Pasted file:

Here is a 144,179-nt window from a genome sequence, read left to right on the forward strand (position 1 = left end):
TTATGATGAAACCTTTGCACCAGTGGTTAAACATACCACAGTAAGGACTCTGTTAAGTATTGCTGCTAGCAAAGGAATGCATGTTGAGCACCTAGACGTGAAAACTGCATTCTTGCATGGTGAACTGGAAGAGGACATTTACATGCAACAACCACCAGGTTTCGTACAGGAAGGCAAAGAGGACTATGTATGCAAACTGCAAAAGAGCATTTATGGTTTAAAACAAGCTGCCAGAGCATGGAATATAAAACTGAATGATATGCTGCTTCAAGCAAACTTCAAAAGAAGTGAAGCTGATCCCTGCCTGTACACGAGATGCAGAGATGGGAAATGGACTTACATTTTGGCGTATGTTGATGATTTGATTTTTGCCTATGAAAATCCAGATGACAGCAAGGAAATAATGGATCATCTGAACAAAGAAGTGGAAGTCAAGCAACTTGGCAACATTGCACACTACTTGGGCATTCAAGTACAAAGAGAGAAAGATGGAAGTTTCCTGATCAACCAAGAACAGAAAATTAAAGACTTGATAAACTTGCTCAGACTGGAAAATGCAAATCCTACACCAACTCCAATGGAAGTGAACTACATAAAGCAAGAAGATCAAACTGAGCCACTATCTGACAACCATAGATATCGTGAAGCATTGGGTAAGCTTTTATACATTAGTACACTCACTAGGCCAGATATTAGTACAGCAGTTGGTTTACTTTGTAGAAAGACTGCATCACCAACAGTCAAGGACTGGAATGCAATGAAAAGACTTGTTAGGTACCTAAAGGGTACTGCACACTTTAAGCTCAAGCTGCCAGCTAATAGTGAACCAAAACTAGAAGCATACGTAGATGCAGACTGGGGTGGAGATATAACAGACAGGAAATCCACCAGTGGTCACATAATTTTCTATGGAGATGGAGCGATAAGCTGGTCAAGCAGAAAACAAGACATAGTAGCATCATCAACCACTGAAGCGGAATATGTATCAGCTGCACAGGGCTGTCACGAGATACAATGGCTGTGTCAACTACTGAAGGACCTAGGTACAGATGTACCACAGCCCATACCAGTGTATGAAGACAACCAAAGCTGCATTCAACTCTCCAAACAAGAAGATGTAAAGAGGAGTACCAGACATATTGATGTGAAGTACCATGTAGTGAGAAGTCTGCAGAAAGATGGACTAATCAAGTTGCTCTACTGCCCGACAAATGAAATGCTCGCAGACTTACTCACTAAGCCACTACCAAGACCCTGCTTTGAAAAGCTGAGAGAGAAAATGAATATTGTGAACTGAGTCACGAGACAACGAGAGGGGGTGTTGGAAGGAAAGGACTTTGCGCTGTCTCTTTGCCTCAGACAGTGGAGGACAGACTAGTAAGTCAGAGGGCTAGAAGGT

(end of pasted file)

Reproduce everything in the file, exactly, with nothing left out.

Here is a 144,179-nt window from a genome sequence, read left to right on the forward strand (position 1 = left end):
TTATGATGAAACCTTTGCACCAGTGGTTAAACATACCACAGTAAGGACTCTGTTAAGTATTGCTGCTAGCAAAGGAATGCATGTTGAGCACCTAGACGTGAAAACTGCATTCTTGCATGGTGAACTGGAAGAGGACATTTACATGCAACAACCACCAGGTTTCGTACAGGAAGGCAAAGAGGACTATGTATGCAAACTGCAAAAGAGCATTTATGGTTTAAAACAAGCTGCCAGAGCATGGAATATAAAACTGAATGATATGCTGCTTCAAGCAAACTTCAAAAGAAGTGAAGCTGATCCCTGCCTGTACACGAGATGCAGAGATGGGAAATGGACTTACATTTTGGCGTATGTTGATGATTTGATTTTTGCCTATGAAAATCCAGATGACAGCAAGGAAATAATGGATCATCTGAACAAAGAAGTGGAAGTCAAGCAACTTGGCAACATTGCACACTACTTGGGCATTCAAGTACAAAGAGAGAAAGATGGAAGTTTCCTGATCAACCAAGAACAGAAAATTAAAGACTTGATAAACTTGCTCAGACTGGAAAATGCAAATCCTACACCAACTCCAATGGAAGTGAACTACATAAAGCAAGAAGATCAAACTGAGCCACTATCTGACAACCATAGATATCGTGAAGCATTGGGTAAGCTTTTATACATTAGTACACTCACTAGGCCAGATATTAGTACAGCAGTTGGTTTACTTTGTAGAAAGACTGCATCACCAACAGTCAAGGACTGGAATGCAATGAAAAGACTTGTTAGGTACCTAAAGGGTACTGCACACTTTAAGCTCAAGCTGCCAGCTAATAGTGAACCAAAACTAGAAGCATACGTAGATGCAGACTGGGGTGGAGATATAACAGACAGGAAATCCACCAGTGGTCACATAATTTTCTATGGAGATGGAGCGATAAGCTGGTCAAGCAGAAAACAAGACATAGTAGCATCATCAACCACTGAAGCGGAATATGTATCAGCTGCACAGGGCTGTCACGAGATACAATGGCTGTGTCAACTACTGAAGGACCTAGGTACAGATGTACCACAGCCCATACCAGTGTATGAAGACAACCAAAGCTGCATTCAACTCTCCAAACAAGAAGATGTAAAGAGGAGTACCAGACATATTGATGTGAAGTACCATGTAGTGAGAAGTCTGCAGAAAGATGGACTAATCAAGTTGCTCTACTGCCCGACAAATGAAATGCTCGCAGACTTACTCACTAAGCCACTACCAAGACCCTGCTTTGAAAAGCTGAGAGAGAAAATGAATATTGTGAACTGAGTCACGAGACAACGAGAGGGGGTGTTGGAAGGAAAGGACTTTGCGCTGTCTCTTTGCCTCAGACAGTGGAGGACAGACTAGTAAGTCAGAGGGCTAGAAGGT